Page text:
The gender pay gap — the difference in earnings for women workers compared with their male colleagues — may be far worse than believed. A new analysis concludes that women earn 49 cents compared with every $1 men earn.
Economists typically estimate that women earn 80 percent of men’s income, a figure that’s based on Census data for men and women who work full-time. But that doesn’t accurately reflect labor market reality for women, noted the Institute for Women’s Policy Research, which published the new analysis. IWPR said earlier studies leave out part-time workers and people who have taken time off from work, which is more common for women than men.
Taking a longer-term view illustrates the actual experience of women, who over a 15-year period are more likely to shoulder the demands of child care than men, noted IWPR President Heidi Hartmann, a MacArthur “genius grant” recipient and an economist. More than four of 10 women step back from the workforce for at least a year — twice the rate of men.
“Women don’t seem to feel the progress”
“The longer I looked at it, the more important I realized it was,” Hartmann said. “If you say, ‘Oh well, there’s been a lot of progress in the last 20, 30, 40 years’ — but women don’t seem to feel the progress. For a woman, you can’t dismiss what happens over 10- to 15-year period.”
The new study examined all workers who had at least one year of income from 2001 to 2015. That means the analysis is capturing workers who are in part-time jobs, who might have worked full-time but then left the job market because of layoffs or family obligations, or who have returned to school or gone into training.
It’s clear that the labor market rewards both men and women for sticking with employment. The longer one is out of the job market, the bigger the pay penalty.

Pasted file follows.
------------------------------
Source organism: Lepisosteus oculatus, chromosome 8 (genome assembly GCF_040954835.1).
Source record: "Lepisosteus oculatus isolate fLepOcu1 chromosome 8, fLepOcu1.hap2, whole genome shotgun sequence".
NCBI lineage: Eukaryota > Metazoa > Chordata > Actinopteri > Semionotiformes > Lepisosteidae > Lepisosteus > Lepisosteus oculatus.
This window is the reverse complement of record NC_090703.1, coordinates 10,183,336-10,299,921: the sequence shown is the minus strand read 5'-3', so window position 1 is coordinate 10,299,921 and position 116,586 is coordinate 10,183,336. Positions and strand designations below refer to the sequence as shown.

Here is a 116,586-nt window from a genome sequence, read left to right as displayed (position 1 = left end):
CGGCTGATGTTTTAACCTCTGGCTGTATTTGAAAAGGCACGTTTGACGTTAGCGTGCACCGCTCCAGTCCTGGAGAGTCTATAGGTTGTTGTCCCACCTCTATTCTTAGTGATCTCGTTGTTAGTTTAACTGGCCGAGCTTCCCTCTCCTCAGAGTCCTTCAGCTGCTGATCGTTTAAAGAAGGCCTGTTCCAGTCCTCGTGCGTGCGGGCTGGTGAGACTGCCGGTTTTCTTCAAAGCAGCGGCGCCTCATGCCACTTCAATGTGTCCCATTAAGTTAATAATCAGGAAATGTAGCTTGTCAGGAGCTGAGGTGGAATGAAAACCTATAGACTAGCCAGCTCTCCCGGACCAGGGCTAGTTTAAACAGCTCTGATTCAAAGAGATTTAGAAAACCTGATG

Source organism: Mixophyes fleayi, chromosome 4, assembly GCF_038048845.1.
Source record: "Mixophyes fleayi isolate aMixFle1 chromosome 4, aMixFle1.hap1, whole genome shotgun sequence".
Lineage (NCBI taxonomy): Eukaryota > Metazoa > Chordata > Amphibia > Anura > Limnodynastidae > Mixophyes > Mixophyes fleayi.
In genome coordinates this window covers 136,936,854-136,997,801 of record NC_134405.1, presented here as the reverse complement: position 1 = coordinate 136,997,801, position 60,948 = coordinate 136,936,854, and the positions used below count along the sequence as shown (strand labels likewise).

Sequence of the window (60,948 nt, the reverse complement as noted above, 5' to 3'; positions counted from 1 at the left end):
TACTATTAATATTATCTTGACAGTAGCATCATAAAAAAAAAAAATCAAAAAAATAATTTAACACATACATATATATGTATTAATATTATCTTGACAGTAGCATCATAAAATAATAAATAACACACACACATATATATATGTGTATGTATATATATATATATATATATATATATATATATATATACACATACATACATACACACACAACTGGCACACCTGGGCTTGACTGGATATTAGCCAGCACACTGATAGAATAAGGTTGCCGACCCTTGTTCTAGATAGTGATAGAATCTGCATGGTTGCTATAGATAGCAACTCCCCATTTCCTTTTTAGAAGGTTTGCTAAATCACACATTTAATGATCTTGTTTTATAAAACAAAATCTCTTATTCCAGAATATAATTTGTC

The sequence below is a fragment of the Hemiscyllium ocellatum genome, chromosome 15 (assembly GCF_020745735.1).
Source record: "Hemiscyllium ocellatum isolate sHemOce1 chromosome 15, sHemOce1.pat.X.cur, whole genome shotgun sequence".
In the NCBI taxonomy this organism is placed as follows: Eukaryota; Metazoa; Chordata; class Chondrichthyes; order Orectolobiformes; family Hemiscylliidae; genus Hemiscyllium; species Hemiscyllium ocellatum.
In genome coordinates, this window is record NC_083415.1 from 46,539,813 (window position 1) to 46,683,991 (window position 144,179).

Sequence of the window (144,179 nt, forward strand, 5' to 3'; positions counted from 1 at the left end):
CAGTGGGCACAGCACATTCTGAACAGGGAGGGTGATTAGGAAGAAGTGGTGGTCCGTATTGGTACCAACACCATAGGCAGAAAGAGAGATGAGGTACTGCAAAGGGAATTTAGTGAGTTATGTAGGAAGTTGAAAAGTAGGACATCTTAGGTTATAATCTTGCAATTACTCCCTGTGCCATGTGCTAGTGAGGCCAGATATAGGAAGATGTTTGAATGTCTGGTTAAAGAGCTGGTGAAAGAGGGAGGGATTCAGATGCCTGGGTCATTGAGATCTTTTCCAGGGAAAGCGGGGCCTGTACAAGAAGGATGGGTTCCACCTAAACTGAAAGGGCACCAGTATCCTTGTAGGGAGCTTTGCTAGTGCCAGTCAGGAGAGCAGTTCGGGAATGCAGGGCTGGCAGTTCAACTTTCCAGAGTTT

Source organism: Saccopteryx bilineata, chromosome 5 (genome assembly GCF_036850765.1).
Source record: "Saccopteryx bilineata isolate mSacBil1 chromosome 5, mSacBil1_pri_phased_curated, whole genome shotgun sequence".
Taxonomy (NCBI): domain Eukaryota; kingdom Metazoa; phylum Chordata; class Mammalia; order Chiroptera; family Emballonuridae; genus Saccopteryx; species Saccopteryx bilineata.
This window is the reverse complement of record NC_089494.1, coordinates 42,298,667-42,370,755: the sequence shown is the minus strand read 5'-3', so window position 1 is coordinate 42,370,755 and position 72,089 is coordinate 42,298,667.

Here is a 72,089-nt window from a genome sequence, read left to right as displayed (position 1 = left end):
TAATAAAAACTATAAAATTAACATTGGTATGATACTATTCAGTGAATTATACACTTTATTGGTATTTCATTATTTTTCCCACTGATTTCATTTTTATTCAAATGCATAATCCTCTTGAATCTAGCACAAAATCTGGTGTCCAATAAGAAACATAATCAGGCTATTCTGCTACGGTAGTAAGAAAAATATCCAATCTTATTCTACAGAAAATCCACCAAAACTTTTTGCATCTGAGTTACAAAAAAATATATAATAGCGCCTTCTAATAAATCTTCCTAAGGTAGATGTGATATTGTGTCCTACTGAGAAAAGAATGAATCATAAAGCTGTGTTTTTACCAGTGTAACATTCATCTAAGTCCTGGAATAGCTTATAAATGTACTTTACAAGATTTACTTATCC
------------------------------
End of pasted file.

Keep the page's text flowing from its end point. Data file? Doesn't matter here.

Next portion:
Women who left the workforce for at least a year earned 39 percent less than women who never left. Men suffered the same 39 percent hit if they stepped away from work for a year. Yet because women are more likely to scale back their working hours or quit altogether, they’re likely to feel the brunt of that pay penalty more than men.
Women leave the workforce due to family obligations far more than men. But that may reflect a rational economic choice within families because couples may decide it makes financial sense for the higher-earning spouse — typically the husband — to remain at work, Hartmann noted.
Less optimistic than men
The long-term experience of women in the labor market may explain why they’re less optimistic than men, she added. Nearly half of men said their financial situation improved in the past year, compared with 30 percent of women, a New York Times survey found earlier this year.
“That accurate view of what she is able to get from the labor market to support her family and herself is what affects women’s jaundiced view about the economy,” Hartmann said.
Women have made progress over the past several decades. The IWPR study found that earnings and labor participation have increased since the 1960s. But that growth has stalled, which Hartmann said suggests that despite women’s greater educational attainment and commitment to the workforce, new policies are needed. Paid parental leave, support for child care and other pro-family policies could help, she noted.
“If the wages were fairer, we would get not only more women participating in the labor force, you’d get each women working more and earning more, and this would increase the GDP,” she said. “When people are underpaid for their skills, that would suggest we are losing GDP and productivity.”
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